"Understand, I don't want to get all that goddamned specific,"
and Ehrlichman and you when you're talking on the 22nd,
and he's talking of the Dean report,
he says, "And the report says nobody was involved,"
and there's several other quotes to that effect.
Was that...? The Dean report that you described,
it wasn't the same as what you described on August 15th, was it?
Well, what you're leaving out,
which is in that same tape that you've just quoted from,
is a very, very significant statement.
I said that John Dean should make a report,
and I said, "We've..." or, "We have to have a statement,"
and then I went on to say,
"and if it opens doors, let it open doors."
-Now, with regard to the report being complete but incomplete,
what I meant was this, very simply.
I meant that he should state what he was sure of, what he knew,
because one day, he would say one thing,
another day, he'd say something else.
I didn't want him to answer,
and you'll find that also on one of the tapes.
I said, "Don't go into every charge that has been made.
"Go into only what you know."
And particularly go in hard on the fact
which he had consistently repeated over and over again -
no-one in the White House is involved,
that's what I wanted him to do.
But then you have a discussion
in the meeting with Haldeman, Ehrlichman, Mitchell and Dean
where you're deciding what the policy's going to be.
Is it going to be a hang-out, ie, is it going to be the whole of the truth,
and in the end, it's decided that it's going to be -
one of the great phrases of Watergate -
"a modified, limited hang-out",
which is why I suggest the other quotes that I've quoted to you are decisive.
And then Ehrlichman goes on to say,
"I'm looking at the future..."
And now we already know it's a modified, limited hang-out,
and you can't have a modified, limited version of the truth.
It's not going to be the whole of the truth.
"I am looking at the future,
"assuming some corner of this thing comes unstuck at some time.
"You..." That's you.
"..are in a position to say,
"'Look, that document I published is the document I relied on,
"'that is the report I relied on.'"
And you respond, "That's right."
Now, you've decided the documents are going to be modified,
it's going to be limited,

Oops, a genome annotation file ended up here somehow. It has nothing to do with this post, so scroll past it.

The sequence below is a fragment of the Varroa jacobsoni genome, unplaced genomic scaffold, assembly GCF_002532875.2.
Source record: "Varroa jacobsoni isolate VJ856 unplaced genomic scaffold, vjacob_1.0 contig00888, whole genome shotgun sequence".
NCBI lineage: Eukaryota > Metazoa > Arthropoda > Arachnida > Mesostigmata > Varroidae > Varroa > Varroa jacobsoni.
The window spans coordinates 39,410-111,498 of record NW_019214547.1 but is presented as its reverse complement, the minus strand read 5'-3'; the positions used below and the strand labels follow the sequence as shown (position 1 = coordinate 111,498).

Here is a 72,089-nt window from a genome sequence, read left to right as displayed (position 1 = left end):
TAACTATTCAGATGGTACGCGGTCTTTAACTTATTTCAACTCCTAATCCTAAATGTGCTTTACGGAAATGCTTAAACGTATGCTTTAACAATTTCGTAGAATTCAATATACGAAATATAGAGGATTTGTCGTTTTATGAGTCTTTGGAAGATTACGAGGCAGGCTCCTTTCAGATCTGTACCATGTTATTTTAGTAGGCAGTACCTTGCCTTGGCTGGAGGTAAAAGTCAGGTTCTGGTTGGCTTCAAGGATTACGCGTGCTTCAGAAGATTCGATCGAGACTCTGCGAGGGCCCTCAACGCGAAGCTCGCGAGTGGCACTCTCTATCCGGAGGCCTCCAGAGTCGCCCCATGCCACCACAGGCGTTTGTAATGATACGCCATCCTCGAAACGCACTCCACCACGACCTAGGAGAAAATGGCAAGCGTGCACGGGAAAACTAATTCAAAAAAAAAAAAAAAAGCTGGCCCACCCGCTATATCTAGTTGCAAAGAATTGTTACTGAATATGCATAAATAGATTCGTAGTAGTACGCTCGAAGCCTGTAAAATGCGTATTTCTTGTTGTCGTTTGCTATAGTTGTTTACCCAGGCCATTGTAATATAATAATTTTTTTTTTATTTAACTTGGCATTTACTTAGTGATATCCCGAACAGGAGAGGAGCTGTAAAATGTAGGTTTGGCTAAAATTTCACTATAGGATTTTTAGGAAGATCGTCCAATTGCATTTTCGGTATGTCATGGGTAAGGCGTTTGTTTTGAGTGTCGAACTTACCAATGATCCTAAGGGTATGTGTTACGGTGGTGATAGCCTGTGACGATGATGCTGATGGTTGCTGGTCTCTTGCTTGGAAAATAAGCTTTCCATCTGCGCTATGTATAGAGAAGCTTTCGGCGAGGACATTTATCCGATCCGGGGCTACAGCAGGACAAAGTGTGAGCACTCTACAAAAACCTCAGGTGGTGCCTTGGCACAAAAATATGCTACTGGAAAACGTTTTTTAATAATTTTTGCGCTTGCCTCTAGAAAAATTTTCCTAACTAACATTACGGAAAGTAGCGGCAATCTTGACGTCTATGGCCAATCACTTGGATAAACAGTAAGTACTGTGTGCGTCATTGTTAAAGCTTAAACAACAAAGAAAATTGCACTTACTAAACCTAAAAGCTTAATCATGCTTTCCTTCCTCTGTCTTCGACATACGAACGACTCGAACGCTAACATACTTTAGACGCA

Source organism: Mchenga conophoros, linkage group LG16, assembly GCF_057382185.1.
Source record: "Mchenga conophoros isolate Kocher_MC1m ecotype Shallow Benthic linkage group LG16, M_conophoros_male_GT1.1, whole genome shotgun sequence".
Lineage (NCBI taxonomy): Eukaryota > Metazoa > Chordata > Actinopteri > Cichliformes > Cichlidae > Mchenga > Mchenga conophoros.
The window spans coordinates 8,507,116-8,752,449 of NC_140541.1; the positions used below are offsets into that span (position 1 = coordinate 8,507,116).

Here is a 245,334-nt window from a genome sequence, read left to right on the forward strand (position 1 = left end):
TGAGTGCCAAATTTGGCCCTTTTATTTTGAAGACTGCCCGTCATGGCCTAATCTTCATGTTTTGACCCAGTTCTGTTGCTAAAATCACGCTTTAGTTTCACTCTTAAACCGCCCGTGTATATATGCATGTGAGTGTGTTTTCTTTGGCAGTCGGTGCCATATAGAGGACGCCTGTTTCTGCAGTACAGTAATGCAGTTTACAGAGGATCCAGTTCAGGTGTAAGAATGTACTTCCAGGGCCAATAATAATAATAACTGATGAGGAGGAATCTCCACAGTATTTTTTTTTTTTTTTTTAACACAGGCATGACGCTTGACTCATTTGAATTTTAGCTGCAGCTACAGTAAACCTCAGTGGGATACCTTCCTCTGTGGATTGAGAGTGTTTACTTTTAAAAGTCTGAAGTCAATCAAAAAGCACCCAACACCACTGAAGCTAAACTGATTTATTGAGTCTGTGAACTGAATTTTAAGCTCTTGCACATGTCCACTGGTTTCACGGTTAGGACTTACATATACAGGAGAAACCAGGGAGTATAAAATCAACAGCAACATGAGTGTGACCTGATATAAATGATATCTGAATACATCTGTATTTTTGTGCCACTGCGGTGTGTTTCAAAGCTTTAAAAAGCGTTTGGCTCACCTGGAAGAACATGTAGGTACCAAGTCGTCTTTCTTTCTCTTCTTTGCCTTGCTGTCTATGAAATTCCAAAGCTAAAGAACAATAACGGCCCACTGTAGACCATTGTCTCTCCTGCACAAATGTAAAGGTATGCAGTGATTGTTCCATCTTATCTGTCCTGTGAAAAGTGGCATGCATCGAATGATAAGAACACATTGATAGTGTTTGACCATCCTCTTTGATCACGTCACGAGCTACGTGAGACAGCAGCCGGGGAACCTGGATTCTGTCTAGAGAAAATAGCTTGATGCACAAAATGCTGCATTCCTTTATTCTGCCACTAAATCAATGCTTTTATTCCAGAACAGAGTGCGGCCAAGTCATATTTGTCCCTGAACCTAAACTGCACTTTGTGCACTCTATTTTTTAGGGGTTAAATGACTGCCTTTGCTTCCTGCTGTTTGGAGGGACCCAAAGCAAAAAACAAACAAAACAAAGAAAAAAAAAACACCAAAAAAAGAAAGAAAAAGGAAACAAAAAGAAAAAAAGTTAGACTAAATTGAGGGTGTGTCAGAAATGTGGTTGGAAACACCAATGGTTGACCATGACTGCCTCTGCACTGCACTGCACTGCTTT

and then you're going to rely on that document,
and so you're going to be able to blame it on Dean,
and it seems to me that that is consistent
with all the quotes that I have quoted
and not the one door quote that you've quoted.
That's your opinion and I have my opinion.
Dean was sent to write a report, he worked on it,
and he certainly would have remembered a phrase that was,
let me say,
a lot more easy to understand than "modified hang-out",
or whatever Ehrlichman said.
He would have remembered, "If it opens doors, it opens doors."
I meant by that I was prepared to hear the worst as well as the good.
What I don't understand about... March 21st is that
I still don't know why you didn't pick up the phone
and tell the cops.
I still don't know, when you found out
about the things that Haldeman and Ehrlichman had done,
that there is no evidence anywhere of a rebuke,
but only of scenarios and excuses, et cetera.
Nowhere do you say, "We must get this information
"direct to whoever it is, the head of the justice department,
"criminal investigation or whatever".
And nowhere do you say to Haldeman and Ehrlichman,
"This is disgraceful conduct".
And Haldeman admits a lot of it the next day,
so you're not relying on Dean.
-Well, could I take my time now to...to address that question?
I think it will be very useful
that you know what I was going through.
It wasn't a very easy time.
I think my daughter Trisha once said that...
there really wasn't a happy time...
in the White House, except in a personal sense...
after April 30th, when Haldeman and Ehrlichman left.
You know, it's rather difficult to tell you,